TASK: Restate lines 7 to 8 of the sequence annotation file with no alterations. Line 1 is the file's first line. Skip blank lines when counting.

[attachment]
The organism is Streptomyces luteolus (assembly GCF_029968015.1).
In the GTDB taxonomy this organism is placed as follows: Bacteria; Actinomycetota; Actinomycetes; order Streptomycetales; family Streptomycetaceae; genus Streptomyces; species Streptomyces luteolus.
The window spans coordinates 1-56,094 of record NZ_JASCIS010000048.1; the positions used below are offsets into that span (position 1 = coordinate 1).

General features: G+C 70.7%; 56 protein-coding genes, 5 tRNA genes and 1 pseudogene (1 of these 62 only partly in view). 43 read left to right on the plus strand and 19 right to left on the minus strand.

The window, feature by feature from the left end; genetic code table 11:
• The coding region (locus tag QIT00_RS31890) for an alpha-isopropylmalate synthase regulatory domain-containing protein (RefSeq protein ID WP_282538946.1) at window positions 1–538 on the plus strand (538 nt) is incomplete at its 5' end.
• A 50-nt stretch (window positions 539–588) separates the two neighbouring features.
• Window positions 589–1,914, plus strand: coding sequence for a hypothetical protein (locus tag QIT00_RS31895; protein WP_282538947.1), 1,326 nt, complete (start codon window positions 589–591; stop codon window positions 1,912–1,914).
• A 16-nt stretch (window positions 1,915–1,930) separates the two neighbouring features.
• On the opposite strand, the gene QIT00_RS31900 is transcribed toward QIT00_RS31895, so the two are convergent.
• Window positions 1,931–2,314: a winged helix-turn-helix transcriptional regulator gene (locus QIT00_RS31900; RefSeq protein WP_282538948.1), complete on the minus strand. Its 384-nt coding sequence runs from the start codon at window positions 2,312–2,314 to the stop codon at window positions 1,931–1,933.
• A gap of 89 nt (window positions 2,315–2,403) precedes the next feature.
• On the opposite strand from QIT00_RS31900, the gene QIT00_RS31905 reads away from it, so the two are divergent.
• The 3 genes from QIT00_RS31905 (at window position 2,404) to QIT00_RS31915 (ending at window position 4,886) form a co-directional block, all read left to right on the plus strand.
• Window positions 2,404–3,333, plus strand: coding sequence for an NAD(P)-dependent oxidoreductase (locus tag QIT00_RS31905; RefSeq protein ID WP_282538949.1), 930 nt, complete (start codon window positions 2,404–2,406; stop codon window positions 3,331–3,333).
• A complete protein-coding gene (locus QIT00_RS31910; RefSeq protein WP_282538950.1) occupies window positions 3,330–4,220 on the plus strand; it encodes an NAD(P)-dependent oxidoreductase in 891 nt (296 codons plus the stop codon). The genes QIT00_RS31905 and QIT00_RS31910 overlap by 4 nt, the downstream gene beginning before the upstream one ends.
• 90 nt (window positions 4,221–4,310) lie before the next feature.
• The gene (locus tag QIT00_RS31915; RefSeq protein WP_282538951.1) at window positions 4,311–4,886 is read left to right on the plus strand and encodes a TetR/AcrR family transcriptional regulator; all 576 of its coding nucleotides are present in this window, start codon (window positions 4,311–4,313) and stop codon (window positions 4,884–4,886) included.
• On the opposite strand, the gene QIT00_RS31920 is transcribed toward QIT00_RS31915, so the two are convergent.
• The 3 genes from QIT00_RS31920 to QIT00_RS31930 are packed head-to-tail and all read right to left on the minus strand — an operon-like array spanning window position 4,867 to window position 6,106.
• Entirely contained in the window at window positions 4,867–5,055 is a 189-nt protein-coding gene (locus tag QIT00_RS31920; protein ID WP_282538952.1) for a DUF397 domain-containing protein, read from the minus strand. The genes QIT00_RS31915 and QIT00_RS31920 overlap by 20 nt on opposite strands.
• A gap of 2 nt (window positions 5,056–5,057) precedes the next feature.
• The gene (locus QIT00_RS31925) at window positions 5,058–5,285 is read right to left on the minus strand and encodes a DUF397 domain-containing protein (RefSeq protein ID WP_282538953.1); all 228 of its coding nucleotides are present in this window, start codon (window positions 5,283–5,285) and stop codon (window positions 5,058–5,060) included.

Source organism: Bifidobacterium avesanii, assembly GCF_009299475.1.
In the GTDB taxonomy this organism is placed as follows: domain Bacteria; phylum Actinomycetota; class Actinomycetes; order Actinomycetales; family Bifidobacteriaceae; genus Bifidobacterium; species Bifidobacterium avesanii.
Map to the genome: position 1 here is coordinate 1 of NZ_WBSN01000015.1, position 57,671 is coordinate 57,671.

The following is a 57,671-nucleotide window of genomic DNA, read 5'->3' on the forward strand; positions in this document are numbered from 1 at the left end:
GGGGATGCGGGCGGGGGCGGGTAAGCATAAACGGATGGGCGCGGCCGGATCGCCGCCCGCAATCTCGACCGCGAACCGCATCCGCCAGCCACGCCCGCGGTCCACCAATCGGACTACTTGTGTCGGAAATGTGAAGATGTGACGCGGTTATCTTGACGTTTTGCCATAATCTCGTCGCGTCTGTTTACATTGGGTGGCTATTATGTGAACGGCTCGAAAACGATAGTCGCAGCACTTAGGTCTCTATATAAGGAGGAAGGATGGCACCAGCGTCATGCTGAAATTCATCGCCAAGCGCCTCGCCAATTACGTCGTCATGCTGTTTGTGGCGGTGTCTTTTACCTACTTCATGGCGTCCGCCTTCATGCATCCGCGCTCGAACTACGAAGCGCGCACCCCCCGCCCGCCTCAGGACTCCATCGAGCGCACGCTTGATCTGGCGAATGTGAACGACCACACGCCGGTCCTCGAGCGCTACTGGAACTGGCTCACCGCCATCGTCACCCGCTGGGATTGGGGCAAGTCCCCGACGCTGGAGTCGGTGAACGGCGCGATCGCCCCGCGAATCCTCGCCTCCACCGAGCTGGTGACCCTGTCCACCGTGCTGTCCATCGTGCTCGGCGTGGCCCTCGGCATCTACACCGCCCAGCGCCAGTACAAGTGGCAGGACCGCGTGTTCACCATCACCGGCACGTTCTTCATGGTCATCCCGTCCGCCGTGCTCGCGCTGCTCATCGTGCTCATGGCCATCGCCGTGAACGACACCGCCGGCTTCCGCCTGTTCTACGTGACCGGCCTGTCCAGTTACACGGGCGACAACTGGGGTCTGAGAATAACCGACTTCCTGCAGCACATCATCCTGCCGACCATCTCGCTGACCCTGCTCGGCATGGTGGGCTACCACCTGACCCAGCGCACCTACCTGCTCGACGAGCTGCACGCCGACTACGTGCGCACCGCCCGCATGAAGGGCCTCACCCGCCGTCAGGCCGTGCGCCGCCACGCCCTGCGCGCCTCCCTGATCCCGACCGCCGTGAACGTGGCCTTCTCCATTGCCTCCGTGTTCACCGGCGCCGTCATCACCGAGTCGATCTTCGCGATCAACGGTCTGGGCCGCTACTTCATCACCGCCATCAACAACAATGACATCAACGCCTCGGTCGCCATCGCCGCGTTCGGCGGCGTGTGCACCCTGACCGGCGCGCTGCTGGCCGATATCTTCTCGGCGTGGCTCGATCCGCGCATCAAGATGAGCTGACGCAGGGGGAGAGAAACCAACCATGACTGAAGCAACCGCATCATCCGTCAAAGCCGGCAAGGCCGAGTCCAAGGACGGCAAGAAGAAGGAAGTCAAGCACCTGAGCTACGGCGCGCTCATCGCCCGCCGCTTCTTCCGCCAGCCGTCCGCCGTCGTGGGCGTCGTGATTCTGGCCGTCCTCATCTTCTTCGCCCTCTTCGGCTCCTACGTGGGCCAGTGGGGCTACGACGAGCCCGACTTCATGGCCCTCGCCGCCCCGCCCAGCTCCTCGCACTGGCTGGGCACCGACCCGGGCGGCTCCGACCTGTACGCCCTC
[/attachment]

• A 50-nt stretch (window positions 539–588) separates the two neighbouring features.
• Window positions 589–1,914, plus strand: coding sequence for a hypothetical protein (locus tag QIT00_RS31895; protein WP_282538947.1), 1,326 nt, complete (start codon window positions 589–591; stop codon window positions 1,912–1,914).